Stop Punishing Survivors

A wise woman wishes to be no one’s enemy; a wise woman refuses to be anyone’s victim.

We all know about Thomas Jefferson’s family with his teenaged slave Sally Hemmings. We all thought, or at least hoped, that the enslavement and sexual exploitation of African American women was long done. It isn’t.
Randall Volar III, a 34-year-old white man from Kenosha, WI was being investigated for child trafficking and pornography. His electronics were confiscated by Kenosha Police. He was accused of “sexual conduct” with underaged girls, a nice way of saying sexual violence and rape. One of the girls in his explicit films is Chrystul Kizer. There is video documentation of Volar forcing Chrystul into sexual acts with him. He sexually and physically abused her. He paid for her housing, and took her freedom, dignity, and body autonomy in exchange. On June 5th, 2018, Volar called an Uber to bring Chrystul, who was 17 at the time, to his house. When he attempted to rape her, she shot him.
Sound familiar? Probably because it sounds a lot like the case of Cyntoia Brown, who was released 15 years after she was sentenced to life in prison for killing the man who trafficked and raped her. Chrystul’s case reflects an epidemic of young, black women forced into sexual slavery. 43% of sex trafficking survivors are African American women. They are treated as disposable objects for perverted, abusive, racist adult men who think “trafficking white women would make them more money, but trafficking black women would land them less jail time if caught.” In the media and in court, trafficking survivors are often portrayed, like Chrystul and Cyntoia, as delinquents who deserved their abuse or who chose it. Kenosha DA Michael Graveley has told the public that Chrystul is a prostitute hired by Volar, and that his murder was pre-meditated.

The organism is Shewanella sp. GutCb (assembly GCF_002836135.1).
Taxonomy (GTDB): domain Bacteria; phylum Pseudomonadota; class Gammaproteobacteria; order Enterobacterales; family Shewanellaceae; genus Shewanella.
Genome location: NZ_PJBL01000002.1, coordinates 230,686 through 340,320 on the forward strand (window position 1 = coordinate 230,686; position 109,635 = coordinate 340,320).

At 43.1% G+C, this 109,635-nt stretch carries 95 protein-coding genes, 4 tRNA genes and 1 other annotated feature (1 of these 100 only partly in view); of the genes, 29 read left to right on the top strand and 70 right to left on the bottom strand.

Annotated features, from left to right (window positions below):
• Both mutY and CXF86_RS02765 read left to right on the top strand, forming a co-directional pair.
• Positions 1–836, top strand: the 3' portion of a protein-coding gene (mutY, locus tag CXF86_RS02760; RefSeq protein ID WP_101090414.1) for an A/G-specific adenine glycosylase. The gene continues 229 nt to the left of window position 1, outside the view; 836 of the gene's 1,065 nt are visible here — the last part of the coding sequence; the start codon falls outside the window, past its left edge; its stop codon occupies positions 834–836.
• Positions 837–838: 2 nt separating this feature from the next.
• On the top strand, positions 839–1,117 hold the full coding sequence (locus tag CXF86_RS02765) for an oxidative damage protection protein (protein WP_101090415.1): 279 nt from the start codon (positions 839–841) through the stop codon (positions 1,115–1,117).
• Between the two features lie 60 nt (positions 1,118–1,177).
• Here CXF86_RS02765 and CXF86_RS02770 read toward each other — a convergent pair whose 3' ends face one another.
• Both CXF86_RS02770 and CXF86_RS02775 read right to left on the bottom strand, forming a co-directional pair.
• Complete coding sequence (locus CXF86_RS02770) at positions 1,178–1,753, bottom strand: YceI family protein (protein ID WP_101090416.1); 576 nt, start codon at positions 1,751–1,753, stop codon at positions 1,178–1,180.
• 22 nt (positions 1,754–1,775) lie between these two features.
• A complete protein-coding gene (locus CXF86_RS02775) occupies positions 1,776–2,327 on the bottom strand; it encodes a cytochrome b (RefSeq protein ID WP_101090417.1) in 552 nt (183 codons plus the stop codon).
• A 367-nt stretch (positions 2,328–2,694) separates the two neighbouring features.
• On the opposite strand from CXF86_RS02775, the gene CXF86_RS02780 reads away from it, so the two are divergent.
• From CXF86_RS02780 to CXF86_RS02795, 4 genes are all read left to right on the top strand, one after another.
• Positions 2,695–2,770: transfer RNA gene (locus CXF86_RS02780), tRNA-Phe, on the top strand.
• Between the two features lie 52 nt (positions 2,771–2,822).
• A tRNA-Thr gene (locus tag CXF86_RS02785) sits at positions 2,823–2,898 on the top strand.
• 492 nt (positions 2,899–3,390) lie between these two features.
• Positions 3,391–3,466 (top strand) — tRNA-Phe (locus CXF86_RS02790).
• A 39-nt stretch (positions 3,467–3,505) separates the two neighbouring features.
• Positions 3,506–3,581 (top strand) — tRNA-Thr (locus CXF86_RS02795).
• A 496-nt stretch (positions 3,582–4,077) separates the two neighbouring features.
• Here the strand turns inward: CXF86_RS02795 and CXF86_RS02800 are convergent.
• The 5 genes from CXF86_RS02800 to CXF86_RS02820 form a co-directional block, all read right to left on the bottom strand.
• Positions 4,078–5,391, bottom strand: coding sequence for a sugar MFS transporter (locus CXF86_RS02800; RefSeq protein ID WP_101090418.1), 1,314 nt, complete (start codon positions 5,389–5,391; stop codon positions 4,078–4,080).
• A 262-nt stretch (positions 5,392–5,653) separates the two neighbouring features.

Of the 2 million incarcerated people in the United States, 10% are women. Somewhere between 47%-82% of imprisoned women were sexually abused. Yet they are not given access to counseling or adequate healthcare, and are often exposed to experiences that make them relive their abuse. Prosecutors, like those who sentenced Chrystul and Cyntoia, use racist and sexist stereotypes of “gangster” street kids, promiscuous young women, and prostitutes to villainize women in court.
Chrystul, like Cyntoia, has already survived irreparable injustice. She’s 18. Her life has already been thrown out of control, because of a grown man’s disgusting abuse. She doesn’t deserve to spend the rest of her life in prison, getting more traumatized by the system that should have saved her in the first place. Currently, the DA won’t reduce her 1 million dollar bond, so she is being held in prison. The trial will be in March. Head over to our Action page to see how we can #SaveChrystulKizer.